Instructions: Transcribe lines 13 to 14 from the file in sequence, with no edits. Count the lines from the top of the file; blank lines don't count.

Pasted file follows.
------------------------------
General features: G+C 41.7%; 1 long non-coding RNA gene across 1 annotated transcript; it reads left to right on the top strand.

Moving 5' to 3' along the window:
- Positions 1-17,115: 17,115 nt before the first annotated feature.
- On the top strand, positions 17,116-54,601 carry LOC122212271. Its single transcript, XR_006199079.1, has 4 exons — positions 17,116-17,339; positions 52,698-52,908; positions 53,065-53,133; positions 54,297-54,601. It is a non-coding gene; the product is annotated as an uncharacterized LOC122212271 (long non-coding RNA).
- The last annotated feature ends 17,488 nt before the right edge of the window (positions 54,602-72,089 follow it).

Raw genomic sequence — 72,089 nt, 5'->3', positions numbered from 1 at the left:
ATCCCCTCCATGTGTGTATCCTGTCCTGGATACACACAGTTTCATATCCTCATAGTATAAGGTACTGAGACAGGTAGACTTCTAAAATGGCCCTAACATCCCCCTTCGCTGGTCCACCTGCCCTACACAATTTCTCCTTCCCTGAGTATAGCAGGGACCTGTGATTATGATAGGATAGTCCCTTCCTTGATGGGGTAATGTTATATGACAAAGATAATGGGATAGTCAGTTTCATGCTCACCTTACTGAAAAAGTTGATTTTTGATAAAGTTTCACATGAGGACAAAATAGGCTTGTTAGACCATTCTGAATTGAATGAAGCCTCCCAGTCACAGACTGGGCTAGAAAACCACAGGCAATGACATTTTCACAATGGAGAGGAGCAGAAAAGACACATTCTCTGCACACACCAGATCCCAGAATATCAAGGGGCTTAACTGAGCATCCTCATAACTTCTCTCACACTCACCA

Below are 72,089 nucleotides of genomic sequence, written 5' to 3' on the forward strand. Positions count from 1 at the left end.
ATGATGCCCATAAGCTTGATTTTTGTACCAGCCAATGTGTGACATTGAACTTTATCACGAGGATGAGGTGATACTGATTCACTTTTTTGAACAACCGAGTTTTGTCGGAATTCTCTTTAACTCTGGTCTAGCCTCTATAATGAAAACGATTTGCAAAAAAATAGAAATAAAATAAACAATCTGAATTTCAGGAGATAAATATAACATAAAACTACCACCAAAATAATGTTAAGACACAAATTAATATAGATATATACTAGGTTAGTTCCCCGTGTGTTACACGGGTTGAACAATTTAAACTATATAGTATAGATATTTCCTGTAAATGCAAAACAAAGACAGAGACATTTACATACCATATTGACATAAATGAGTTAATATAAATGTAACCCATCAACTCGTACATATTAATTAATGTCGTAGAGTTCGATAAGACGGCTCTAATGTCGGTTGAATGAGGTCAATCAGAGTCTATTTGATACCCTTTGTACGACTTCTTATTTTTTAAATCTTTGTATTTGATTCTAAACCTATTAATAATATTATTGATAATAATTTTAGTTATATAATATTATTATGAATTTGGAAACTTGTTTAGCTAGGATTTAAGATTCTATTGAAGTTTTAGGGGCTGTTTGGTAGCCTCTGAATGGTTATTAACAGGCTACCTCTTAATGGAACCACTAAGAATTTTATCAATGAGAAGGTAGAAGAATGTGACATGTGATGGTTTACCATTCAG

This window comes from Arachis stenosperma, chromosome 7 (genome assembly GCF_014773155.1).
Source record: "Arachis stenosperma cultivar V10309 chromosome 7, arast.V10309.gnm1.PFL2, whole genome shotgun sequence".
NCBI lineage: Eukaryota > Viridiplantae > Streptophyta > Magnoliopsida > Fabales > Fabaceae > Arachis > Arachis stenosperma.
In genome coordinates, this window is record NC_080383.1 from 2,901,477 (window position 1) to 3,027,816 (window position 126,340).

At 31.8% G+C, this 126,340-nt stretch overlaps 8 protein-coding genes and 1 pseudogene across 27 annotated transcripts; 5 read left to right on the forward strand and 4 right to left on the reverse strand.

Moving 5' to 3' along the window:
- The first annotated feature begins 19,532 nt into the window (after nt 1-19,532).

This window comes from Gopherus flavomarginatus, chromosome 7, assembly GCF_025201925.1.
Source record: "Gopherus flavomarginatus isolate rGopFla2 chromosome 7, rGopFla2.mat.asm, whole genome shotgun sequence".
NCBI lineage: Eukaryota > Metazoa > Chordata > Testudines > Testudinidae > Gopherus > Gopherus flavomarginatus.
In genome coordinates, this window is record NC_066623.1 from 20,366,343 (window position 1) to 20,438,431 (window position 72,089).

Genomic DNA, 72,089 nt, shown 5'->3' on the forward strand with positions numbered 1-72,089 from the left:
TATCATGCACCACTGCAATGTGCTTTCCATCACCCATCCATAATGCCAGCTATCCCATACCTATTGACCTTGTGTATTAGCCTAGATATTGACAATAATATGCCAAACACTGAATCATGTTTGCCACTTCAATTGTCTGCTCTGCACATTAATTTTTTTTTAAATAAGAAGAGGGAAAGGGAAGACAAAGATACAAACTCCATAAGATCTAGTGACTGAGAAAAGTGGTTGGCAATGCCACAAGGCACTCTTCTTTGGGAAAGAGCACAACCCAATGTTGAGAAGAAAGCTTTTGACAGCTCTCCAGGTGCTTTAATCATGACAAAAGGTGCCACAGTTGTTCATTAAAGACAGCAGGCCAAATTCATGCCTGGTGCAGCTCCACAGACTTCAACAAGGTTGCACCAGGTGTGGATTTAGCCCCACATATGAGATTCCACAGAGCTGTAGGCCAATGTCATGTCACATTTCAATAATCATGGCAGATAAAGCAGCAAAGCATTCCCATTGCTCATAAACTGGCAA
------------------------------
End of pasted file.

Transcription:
In genome coordinates, this window is record NC_080383.1 from 2,901,477 (window position 1) to 3,027,816 (window position 126,340).

At 31.8% G+C, this 126,340-nt stretch overlaps 8 protein-coding genes and 1 pseudogene across 27 annotated transcripts; 5 read left to right on the forward strand and 4 right to left on the reverse strand.